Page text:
On Friday, Mom collected all of Colin’s relevant medical records from the labyrinthine corridors of the Westchester Medical Center. The slides were the creepiest, packaged in a sealed padded envelope. We’re not even sure how they reproduce them, so there is a feeling from the solidity of the package that one holds the very culprit in one’s hands. The fear of facing the enemy has been too great for us to consider unsealing the envelope. If we do send these to Denver (it’s not clear to us whether they will be useful or desirable), we may not resist the temptation to take a peek.

All of the imaging (MRI and CT scan) is presented on a nicely labeled CD. It seems quite sterile and innocuous, but we know how awful the images inside are. Yet the images are the reality, or at least the reality we faced at the moments prior to surgery. They will perform a new MRI right before the next and perhaps we will again sit down with the surgeons and squint at the vague splotches of tumor that look a lot like the vague splotches of things that are supposed to be there.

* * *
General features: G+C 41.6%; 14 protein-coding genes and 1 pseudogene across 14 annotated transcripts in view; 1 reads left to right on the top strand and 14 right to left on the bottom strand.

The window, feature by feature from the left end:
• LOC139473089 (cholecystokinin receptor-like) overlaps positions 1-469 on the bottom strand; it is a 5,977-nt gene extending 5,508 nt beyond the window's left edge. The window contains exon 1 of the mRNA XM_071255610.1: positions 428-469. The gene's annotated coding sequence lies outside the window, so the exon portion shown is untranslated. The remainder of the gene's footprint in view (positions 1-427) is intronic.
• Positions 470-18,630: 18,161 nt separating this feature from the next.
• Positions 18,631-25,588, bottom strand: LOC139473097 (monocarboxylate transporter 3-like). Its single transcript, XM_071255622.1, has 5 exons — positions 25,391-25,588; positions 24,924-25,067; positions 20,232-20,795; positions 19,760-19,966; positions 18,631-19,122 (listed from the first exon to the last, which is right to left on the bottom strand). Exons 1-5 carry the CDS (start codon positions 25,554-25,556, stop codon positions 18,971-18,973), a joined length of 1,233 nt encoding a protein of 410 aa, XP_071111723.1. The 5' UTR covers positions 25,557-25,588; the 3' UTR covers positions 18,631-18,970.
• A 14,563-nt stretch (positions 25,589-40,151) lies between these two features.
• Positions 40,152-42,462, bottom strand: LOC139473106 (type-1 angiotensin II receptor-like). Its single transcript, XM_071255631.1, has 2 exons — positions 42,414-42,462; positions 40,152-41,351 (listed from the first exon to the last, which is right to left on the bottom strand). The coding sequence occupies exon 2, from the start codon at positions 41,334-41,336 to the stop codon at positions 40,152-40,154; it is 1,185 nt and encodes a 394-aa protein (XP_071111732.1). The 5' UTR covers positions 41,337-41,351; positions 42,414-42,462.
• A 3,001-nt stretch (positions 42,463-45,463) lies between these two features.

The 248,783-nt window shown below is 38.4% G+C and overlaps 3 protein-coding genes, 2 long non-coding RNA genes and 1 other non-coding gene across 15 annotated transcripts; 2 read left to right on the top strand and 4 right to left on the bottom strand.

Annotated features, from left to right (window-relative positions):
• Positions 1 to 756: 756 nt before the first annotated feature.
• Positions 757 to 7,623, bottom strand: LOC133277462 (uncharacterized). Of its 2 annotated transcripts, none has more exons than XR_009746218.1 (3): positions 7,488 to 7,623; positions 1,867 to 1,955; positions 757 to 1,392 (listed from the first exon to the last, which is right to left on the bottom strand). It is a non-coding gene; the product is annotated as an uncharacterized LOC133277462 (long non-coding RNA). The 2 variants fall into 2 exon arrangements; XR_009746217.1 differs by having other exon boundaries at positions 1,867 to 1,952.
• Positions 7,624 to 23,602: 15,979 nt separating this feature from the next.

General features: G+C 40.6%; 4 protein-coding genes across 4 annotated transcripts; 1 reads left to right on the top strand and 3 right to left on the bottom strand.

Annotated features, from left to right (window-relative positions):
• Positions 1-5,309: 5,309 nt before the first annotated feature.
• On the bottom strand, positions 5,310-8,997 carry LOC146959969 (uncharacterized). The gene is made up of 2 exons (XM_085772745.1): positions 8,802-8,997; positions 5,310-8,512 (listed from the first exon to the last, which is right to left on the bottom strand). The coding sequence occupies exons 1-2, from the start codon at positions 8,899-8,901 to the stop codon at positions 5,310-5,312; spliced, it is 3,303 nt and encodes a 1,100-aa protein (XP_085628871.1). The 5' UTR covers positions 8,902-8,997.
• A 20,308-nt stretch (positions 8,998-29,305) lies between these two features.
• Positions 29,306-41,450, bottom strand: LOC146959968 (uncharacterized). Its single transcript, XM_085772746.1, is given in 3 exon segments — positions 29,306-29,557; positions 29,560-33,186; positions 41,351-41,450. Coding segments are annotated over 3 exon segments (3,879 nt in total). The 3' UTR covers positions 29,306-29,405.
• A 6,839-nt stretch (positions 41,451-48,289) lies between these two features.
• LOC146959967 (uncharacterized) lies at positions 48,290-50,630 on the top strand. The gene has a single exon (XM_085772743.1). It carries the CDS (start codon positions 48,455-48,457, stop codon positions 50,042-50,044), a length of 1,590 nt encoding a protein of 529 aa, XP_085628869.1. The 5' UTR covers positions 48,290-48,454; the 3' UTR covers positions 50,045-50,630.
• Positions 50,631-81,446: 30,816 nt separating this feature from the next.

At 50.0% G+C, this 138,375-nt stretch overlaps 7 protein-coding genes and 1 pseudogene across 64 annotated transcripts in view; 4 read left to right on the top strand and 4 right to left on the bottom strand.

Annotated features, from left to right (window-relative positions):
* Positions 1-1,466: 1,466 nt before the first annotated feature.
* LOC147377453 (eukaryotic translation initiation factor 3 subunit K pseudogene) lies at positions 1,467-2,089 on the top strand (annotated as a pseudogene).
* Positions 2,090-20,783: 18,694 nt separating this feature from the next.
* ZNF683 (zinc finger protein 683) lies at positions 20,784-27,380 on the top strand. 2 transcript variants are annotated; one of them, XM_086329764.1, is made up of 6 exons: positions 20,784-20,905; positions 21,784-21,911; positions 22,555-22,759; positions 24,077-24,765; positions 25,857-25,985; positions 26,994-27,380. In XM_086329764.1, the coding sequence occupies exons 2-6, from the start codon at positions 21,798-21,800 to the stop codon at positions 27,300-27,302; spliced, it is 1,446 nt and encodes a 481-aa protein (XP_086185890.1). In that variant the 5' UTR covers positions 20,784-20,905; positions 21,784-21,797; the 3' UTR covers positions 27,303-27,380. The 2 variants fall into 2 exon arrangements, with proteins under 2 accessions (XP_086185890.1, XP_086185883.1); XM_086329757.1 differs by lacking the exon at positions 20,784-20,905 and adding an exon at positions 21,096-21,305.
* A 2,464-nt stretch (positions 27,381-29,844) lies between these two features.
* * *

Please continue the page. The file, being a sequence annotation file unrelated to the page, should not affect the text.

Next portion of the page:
Dr. Tobias mentioned that the tumor can change between surgeries, starved to some extent of its blood supply. Dr. Jayabose has told us that the same is true for chemotherapy. We can only hope that the effects of the two will make the third surgery, which must be quite aggressive to give Colin a reasonable prognosis, a degree safer.

It is all very nerve wracking. The risks the the surgery are associated with the basic unconscious reflexes of living. As we look at Colin’s mood, it also is apparent that there are other neurological risks that we face, both with treatment and the progression of the tumor. Scanning through some of the academic literature, one article from the team at St. Jude notes survival rates as differentiated by the length of time to treatment. Longer delays correlate to poorer outcomes, and one cause of such delays is “parental indecision.”

We cannot afford to give that risk to Colin. He certainly deserves better, though he also deserves to be given every chance to have a childhood in the midst of this agonizing process. We continue to seek that balance, just as we feed off of the immense support we have received from all quarters. Thank you all for both the vocal and quiet well wishing. Thanks also to all of the people who do not know us and have never even met our family.

On Tuesday morning, we plan on having a conference with the surgeons and oncologist. There, we will plot the treatment plan, schedule the next surgery, and strategize the parameters for Colin’s return home. Here’s to looking at the ground we are standing on rather than the very hazy horizon: Colin is doing well and we are all looking forward to bringing him back to where he belongs.